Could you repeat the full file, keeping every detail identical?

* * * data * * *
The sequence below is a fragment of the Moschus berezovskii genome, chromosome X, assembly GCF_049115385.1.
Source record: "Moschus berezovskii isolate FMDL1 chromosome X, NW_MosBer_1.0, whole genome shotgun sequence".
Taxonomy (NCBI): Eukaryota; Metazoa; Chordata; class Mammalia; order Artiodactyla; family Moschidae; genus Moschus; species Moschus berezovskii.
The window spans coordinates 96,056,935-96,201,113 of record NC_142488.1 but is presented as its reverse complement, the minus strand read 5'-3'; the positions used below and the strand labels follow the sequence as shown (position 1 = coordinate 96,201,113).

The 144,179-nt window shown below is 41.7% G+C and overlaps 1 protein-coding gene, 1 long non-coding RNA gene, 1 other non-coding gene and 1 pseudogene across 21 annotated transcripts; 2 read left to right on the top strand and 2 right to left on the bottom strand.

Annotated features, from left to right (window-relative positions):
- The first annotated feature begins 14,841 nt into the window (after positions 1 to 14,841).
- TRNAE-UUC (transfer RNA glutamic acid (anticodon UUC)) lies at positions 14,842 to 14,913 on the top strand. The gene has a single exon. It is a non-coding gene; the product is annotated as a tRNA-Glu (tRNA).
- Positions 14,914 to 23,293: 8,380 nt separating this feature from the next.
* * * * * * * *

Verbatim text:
The sequence below is a fragment of the Moschus berezovskii genome, chromosome X, assembly GCF_049115385.1.
Source record: "Moschus berezovskii isolate FMDL1 chromosome X, NW_MosBer_1.0, whole genome shotgun sequence".
Taxonomy (NCBI): Eukaryota; Metazoa; Chordata; class Mammalia; order Artiodactyla; family Moschidae; genus Moschus; species Moschus berezovskii.
The window spans coordinates 96,056,935-96,201,113 of record NC_142488.1 but is presented as its reverse complement, the minus strand read 5'-3'; the positions used below and the strand labels follow the sequence as shown (position 1 = coordinate 96,201,113).

The 144,179-nt window shown below is 41.7% G+C and overlaps 1 protein-coding gene, 1 long non-coding RNA gene, 1 other non-coding gene and 1 pseudogene across 21 annotated transcripts; 2 read left to right on the top strand and 2 right to left on the bottom strand.

Annotated features, from left to right (window-relative positions):
- The first annotated feature begins 14,841 nt into the window (after positions 1 to 14,841).
- TRNAE-UUC (transfer RNA glutamic acid (anticodon UUC)) lies at positions 14,842 to 14,913 on the top strand. The gene has a single exon. It is a non-coding gene; the product is annotated as a tRNA-Glu (tRNA).
- Positions 14,914 to 23,293: 8,380 nt separating this feature from the next.